Reading doesn’t begin in kindergarten - it starts in infancy and early childhood.
Extensive brain development research reveals the literacy environment in the home makes a significant impact on how a child approaches learning to read.
Parents and educators may wonder: What can we do to ensure our young learners come to kindergarten with the knowledge, skills, and attitudes they need to become confident readers?
Dr. John Hutton, Associate Professor of General and Community Pediatrics at Cincinnati Children’s Hospital Medical Center, recently partnered with Just Right Reader to share what occurs in the brain during early childhood and how we can support that development.
Top 4 Webinar Takeaways
1. It is important to create a positive home literacy environment that starts from infancy and continues throughout the child’s reading journey.
2. There are several factors that contribute to emergent literacy including experiences and relationships with books, skills, and attitudes.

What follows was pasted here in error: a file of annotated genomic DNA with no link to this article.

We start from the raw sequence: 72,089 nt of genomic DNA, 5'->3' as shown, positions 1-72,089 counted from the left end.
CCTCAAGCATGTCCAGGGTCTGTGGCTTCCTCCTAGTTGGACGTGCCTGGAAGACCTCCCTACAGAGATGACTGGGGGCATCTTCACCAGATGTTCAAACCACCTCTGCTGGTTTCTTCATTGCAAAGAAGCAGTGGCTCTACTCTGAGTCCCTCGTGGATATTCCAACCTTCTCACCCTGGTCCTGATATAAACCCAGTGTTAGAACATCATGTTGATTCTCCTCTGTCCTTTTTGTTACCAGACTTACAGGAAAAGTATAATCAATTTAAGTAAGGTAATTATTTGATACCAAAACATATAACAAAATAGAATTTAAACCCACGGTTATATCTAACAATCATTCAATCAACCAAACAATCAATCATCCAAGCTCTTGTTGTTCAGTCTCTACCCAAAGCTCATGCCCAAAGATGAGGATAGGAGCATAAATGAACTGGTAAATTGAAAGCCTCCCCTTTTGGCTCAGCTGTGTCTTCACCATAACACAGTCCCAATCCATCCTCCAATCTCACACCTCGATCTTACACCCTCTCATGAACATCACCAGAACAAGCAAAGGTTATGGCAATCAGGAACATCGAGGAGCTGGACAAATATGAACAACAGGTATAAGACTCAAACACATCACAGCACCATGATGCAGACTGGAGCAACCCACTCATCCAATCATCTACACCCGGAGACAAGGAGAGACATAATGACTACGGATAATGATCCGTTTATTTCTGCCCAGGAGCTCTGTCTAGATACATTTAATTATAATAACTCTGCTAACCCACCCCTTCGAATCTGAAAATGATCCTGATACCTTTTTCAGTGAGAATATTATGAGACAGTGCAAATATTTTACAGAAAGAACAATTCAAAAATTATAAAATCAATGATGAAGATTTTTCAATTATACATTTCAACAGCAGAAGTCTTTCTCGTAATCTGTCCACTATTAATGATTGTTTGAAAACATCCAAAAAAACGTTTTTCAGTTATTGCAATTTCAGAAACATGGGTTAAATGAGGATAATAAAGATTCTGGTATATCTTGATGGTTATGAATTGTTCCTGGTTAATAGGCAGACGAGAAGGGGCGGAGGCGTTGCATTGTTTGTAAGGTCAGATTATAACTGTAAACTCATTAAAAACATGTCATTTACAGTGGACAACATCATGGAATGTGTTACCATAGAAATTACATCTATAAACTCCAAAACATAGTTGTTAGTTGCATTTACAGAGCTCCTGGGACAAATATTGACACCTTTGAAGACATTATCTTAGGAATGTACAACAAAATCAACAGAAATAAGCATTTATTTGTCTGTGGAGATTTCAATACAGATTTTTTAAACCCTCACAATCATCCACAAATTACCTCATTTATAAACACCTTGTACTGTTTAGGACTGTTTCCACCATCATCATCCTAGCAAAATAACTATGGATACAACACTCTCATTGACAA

3. The first few years of life are when the brain is developing most rapidly. This reinforces the importance of developing a positive literacy environment during those early years.
4. There are several actionable steps families can take to support emergent literacy development at home.
Plus, Dr. Hutton:
- Uses MRI research to illustrate the impacts of excessive screen time on language development, literacy skills, and social cognition.
- Explains the importance of frequently reading with young children and using animated voices, sound effects, and questions about the story.
- Provides screenings, interventions, and other actionable strategies for reading with babies and young children.
Click here to watch the full webinar replay.
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Just Right Reader regularly teams up with leading literacy experts to showcase the latest research and share actionable strategies to accelerate reading achievement.
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